The keto diet is soaring in popularity. It’s the most commonly searched diet online and, chances are, you know somebody on it. Many doctors recommend the keto diet for certain medical conditions, such as polycystic ovary syndrome (PCOS), epilepsy and diabetes. But is it safe during pregnancy? Here’s what you need to know, whether you are currently on the diet and recently pregnant or you’re currently pregnant and wondering if the keto diet is a good idea.
The ketogenic diet takes low-carb to another level. If you consume the average diet, you probably get about 250 grams of carbohydrates a day. Popular low-carb diets, such as paleo and Atkins, will slash that to about 150 grams a day. That’s just shy of the minimum 175 grams per day recommended during pregnancy.
Enter the ketogenic diet: On the keto diet, you eat about 20 grams of carbs a day. For context, one small apple has 24 grams of carbs. As you can see, this diet is extremely carb-restricted.
Instead of carbs, those on a keto diet get 75 percent of their calories from fat, meaning that they eat lots of cheese, oil, avocado, meat, nuts and seeds. These are healthy foods, but they may not provide all the nutrients you need during pregnancy.
“Nobody is exactly sure if the keto diet is safe, but research suggests that it’s not the best way to eat,” says Elizabeth Ward, a dietitian and pregnancy expert and author of Expect the Best: Your Guide to Healthy Eating Before, During and After Pregnancy.
There are many concerns about the ketogenic diet in pregnancy. For one, the goal of the keto diet is to reach a state of ketosis, which is when the body does not have enough glucose (a type of carb) for energy, so it burns fat instead. But in the first trimester, your body is trying to store fat for energy that’s used later in pregnancy.
The keto diet can also result in a build-up of ketones (by-products of fat breakdown that are used as energy when there is no glucose around), which can freely cross through to the placenta. It’s normal for the body to make some ketones during pregnancy, but it’s unclear what effect an abundance of ketones will have on a developing fetus.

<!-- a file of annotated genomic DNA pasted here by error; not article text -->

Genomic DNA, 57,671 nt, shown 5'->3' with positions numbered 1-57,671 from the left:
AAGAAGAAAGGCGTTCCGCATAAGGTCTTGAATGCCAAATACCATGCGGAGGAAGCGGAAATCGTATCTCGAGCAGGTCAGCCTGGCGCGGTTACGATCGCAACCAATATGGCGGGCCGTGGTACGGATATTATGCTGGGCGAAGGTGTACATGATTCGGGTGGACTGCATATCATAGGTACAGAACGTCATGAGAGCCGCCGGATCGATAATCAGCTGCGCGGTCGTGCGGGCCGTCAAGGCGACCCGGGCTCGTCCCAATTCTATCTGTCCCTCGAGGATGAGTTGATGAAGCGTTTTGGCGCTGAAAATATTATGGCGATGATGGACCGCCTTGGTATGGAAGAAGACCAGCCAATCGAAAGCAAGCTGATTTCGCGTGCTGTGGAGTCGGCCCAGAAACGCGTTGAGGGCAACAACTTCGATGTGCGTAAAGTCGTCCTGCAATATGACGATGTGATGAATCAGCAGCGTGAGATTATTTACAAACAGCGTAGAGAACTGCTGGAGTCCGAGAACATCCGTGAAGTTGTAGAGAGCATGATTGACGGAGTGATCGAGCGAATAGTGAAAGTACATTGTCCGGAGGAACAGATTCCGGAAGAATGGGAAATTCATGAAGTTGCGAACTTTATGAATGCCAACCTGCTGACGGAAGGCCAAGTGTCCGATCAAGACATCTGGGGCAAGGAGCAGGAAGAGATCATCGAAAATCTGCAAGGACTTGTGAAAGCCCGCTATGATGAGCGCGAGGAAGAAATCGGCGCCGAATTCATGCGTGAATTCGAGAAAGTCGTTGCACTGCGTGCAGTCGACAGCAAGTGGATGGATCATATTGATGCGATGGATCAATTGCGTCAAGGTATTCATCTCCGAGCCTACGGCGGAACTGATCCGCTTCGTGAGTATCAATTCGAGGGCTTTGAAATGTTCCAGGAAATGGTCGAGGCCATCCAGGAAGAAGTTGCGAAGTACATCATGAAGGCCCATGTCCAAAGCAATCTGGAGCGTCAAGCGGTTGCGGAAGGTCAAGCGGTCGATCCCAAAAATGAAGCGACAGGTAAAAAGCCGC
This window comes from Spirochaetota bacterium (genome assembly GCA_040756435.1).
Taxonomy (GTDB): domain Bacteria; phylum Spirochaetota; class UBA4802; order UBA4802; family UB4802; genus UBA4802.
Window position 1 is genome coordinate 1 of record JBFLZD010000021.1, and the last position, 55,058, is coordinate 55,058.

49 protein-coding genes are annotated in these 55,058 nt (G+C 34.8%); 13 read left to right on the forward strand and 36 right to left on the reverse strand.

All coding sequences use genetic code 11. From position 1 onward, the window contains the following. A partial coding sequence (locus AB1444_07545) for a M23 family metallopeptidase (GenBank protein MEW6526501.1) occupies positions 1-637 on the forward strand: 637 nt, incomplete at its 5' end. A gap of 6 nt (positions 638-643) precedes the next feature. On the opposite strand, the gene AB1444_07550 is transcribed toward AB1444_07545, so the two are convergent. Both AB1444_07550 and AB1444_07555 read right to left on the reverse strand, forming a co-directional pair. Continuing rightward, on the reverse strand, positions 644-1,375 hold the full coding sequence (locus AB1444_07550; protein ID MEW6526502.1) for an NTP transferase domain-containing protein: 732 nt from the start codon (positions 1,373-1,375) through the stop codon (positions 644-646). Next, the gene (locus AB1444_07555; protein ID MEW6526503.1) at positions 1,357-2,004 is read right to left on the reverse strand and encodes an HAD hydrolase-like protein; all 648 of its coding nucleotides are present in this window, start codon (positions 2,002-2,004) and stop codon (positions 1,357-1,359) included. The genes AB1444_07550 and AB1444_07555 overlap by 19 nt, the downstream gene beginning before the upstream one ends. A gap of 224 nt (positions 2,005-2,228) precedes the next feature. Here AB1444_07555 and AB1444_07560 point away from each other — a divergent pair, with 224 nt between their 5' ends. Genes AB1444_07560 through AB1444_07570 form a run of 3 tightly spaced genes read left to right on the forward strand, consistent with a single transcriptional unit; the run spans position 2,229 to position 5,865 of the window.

“There have been no randomized, controlled trials of ketogenic diets in pregnancy, so there is no safety data,” says Howard Berger, the head of maternal fetal medicine and deputy chief of obstetrics at St. Michael’s Hospital in Toronto. “But the fetal brain requires glucose for function and development, and forcing the developing brain to convert to a ketone energy supply has potential adverse effects.”
While there haven’t been studies on the keto diet in pregnant women for obvious ethical reasons, there have been some in mice, and the results weren’t good. “Studies in pregnant mice have found that eating a keto diet affects embryo function and organ development, notably the heart and brain, which may have negative consequences in adulthood,” says Ward. “Organs that do not form properly can result in cardiovascular disease later in life, among other health problems.”
While most people go on the keto diet to lose weight, Berger says that weight loss is generally not recommended in pregnancy. Instead, you should focus on nourishing your body and your growing baby. By restricting carb-rich whole grains, beans, fruits and certain vegetables, you can easily fall short of fibre, vitamins and antioxidants.
There’s also a very practical side to why keto is not the right choice: Pregnancy often causes constipation, and you need fibre to combat that. Also, if you are feeling nauseated and want to munch on a handful of plain crackers, you can’t on the keto diet because crackers contain lots of carbs.
Doctors and dietitians may recommend the keto diet to treat epilepsy, diabetes and PCOS in non-pregnant women. If you’re on a medical keto diet, you may wonder if you can continue on the diet during pregnancy.
Ward still advises against keto in this situation but recommends working with a dietitian to come up with an eating plan that makes sense in these cases. In the end, the safety of the baby is paramount. “You only have one shot at giving your baby the best start in life,” says Ward.
Berger concurs: “With pregnancy, caution is always prudent, so until the safety of maternal ketosis is proven, I would not recommend this diet.”